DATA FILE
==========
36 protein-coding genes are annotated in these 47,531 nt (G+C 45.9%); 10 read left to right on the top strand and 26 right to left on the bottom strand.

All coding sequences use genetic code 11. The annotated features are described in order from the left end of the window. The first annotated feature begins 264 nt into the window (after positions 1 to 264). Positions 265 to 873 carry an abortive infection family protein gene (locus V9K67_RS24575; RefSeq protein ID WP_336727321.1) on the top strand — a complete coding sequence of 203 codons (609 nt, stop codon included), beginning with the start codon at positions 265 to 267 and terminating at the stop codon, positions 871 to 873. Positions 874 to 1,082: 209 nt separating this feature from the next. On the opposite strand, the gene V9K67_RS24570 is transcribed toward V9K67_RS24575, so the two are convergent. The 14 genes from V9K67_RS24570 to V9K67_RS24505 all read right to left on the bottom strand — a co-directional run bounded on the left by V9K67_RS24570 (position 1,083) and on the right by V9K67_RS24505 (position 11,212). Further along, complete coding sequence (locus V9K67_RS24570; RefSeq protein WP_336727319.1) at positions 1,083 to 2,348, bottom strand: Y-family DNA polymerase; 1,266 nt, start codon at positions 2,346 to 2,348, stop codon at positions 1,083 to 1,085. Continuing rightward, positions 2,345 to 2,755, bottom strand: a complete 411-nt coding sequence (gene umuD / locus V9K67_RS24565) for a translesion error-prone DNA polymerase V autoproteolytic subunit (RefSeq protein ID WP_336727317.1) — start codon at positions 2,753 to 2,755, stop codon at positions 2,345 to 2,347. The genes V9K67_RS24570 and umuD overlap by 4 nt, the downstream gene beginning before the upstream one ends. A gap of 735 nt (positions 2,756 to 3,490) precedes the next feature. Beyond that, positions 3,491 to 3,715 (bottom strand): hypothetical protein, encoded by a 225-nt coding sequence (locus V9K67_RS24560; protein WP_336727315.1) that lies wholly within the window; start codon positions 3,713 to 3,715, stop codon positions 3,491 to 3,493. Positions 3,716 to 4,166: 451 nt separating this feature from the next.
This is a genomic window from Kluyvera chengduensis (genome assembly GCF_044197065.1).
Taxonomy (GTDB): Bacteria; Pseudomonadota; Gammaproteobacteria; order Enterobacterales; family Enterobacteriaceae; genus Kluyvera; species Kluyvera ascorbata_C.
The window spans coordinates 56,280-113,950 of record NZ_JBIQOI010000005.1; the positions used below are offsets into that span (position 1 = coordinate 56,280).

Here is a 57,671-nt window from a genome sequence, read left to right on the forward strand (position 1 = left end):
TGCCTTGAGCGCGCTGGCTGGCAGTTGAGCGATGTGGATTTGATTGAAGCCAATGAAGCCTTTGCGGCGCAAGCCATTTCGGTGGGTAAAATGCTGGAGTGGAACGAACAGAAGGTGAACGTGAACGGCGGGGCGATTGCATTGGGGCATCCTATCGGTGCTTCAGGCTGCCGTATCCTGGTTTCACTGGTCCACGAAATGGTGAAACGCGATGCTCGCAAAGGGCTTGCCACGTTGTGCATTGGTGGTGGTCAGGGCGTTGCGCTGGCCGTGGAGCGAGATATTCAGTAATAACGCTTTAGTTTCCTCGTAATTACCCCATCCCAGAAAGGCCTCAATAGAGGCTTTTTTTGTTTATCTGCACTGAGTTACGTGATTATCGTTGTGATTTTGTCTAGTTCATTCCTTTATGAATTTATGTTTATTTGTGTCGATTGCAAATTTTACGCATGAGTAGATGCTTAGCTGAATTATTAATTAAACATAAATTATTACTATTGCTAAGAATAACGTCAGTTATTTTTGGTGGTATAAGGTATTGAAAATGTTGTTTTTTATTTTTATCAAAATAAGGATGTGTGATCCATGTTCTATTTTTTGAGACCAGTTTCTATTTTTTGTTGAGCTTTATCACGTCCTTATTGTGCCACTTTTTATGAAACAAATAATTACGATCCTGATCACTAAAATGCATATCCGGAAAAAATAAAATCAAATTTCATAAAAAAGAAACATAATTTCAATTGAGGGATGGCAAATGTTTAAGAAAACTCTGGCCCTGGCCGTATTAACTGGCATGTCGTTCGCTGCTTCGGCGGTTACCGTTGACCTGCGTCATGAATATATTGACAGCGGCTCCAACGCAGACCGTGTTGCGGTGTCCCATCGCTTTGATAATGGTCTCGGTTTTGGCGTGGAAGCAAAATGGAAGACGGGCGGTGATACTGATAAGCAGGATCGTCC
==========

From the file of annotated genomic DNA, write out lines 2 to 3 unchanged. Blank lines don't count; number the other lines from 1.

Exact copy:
All coding sequences use genetic code 11. The annotated features are described in order from the left end of the window. The first annotated feature begins 264 nt into the window (after positions 1 to 264). Positions 265 to 873 carry an abortive infection family protein gene (locus V9K67_RS24575; RefSeq protein ID WP_336727321.1) on the top strand — a complete coding sequence of 203 codons (609 nt, stop codon included), beginning with the start codon at positions 265 to 267 and terminating at the stop codon, positions 871 to 873. Positions 874 to 1,082: 209 nt separating this feature from the next. On the opposite strand, the gene V9K67_RS24570 is transcribed toward V9K67_RS24575, so the two are convergent. The 14 genes from V9K67_RS24570 to V9K67_RS24505 all read right to left on the bottom strand — a co-directional run bounded on the left by V9K67_RS24570 (position 1,083) and on the right by V9K67_RS24505 (position 11,212). Further along, complete coding sequence (locus V9K67_RS24570; RefSeq protein WP_336727319.1) at positions 1,083 to 2,348, bottom strand: Y-family DNA polymerase; 1,266 nt, start codon at positions 2,346 to 2,348, stop codon at positions 1,083 to 1,085. Continuing rightward, positions 2,345 to 2,755, bottom strand: a complete 411-nt coding sequence (gene umuD / locus V9K67_RS24565) for a translesion error-prone DNA polymerase V autoproteolytic subunit (RefSeq protein ID WP_336727317.1) — start codon at positions 2,753 to 2,755, stop codon at positions 2,345 to 2,347. The genes V9K67_RS24570 and umuD overlap by 4 nt, the downstream gene beginning before the upstream one ends. A gap of 735 nt (positions 2,756 to 3,490) precedes the next feature. Beyond that, positions 3,491 to 3,715 (bottom strand): hypothetical protein, encoded by a 225-nt coding sequence (locus V9K67_RS24560; protein WP_336727315.1) that lies wholly within the window; start codon positions 3,713 to 3,715, stop codon positions 3,491 to 3,493. Positions 3,716 to 4,166: 451 nt separating this feature from the next.
This is a genomic window from Kluyvera chengduensis (genome assembly GCF_044197065.1).